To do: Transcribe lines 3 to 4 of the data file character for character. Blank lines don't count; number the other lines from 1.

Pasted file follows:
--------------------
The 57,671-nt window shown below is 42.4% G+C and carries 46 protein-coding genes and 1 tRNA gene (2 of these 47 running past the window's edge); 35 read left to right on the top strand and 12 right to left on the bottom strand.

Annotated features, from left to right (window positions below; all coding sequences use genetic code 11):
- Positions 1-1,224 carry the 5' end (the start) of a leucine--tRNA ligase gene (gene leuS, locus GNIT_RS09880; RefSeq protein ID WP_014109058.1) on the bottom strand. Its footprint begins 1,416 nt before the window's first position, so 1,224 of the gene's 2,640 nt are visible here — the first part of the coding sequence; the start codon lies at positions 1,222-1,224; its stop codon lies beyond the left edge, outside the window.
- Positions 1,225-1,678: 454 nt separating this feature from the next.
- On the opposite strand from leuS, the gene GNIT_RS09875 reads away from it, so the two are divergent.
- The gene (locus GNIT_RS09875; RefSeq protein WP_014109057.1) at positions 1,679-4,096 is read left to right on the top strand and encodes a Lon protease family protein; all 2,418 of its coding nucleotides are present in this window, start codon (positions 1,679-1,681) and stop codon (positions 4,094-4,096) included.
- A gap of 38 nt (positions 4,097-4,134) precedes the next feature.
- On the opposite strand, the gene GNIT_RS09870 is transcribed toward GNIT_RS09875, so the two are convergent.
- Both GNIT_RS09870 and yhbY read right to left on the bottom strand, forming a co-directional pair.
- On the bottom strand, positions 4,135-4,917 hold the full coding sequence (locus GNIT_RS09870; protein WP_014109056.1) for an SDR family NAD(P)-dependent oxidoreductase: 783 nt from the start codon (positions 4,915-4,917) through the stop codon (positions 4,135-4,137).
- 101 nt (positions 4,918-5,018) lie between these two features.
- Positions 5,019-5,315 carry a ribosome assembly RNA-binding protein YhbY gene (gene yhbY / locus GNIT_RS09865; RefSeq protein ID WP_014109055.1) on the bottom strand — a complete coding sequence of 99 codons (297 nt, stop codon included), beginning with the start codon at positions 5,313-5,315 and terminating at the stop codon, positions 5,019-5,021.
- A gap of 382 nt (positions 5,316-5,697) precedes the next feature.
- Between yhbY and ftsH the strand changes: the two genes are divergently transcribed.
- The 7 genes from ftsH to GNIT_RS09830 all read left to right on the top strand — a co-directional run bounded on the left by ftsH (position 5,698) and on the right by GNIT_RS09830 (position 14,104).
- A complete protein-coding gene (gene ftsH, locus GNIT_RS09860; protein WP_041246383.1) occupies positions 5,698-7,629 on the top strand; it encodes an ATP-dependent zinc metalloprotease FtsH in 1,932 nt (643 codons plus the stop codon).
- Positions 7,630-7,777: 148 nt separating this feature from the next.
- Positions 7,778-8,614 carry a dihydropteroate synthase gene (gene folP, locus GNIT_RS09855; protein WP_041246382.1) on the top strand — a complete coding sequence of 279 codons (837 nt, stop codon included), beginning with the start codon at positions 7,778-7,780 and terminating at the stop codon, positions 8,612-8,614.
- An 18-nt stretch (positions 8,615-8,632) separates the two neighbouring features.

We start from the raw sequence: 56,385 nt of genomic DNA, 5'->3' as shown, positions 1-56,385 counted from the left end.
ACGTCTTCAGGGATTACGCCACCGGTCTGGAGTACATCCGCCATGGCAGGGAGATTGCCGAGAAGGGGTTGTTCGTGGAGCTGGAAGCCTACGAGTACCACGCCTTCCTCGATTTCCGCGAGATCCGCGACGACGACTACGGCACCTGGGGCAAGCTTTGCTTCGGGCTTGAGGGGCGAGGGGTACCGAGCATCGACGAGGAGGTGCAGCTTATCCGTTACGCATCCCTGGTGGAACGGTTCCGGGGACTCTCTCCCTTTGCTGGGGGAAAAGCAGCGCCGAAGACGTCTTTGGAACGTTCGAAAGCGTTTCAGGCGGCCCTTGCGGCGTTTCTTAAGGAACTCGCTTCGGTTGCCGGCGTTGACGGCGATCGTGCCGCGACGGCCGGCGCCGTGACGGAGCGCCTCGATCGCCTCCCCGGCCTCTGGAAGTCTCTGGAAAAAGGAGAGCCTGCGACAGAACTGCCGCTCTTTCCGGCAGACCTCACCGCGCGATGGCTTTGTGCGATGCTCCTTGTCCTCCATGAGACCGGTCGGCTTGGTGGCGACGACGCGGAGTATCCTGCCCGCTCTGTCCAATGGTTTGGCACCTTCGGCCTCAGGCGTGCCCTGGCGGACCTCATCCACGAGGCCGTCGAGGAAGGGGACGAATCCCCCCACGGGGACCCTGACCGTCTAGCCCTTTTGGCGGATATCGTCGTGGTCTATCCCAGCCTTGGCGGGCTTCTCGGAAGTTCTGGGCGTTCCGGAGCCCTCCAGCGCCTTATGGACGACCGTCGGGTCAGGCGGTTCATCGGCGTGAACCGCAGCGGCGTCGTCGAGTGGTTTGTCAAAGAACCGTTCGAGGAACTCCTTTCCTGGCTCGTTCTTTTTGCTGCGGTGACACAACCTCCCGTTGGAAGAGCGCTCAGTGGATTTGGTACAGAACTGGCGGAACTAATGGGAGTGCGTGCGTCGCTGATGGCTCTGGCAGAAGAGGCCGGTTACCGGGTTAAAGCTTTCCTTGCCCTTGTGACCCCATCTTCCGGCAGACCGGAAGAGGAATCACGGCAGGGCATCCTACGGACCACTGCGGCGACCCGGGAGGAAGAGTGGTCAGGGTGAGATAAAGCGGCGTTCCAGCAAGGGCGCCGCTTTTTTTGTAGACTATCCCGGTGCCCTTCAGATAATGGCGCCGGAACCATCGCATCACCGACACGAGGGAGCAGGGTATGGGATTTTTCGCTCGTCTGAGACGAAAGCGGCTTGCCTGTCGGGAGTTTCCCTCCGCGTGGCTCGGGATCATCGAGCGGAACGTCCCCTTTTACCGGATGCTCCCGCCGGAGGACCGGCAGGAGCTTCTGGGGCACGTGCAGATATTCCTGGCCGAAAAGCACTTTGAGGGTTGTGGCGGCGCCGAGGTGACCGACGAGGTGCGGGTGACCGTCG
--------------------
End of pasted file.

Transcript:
- Positions 1-1,224 carry the 5' end (the start) of a leucine--tRNA ligase gene (gene leuS, locus GNIT_RS09880; RefSeq protein ID WP_014109058.1) on the bottom strand. Its footprint begins 1,416 nt before the window's first position, so 1,224 of the gene's 2,640 nt are visible here — the first part of the coding sequence; the start codon lies at positions 1,222-1,224; its stop codon lies beyond the left edge, outside the window.
- Positions 1,225-1,678: 454 nt separating this feature from the next.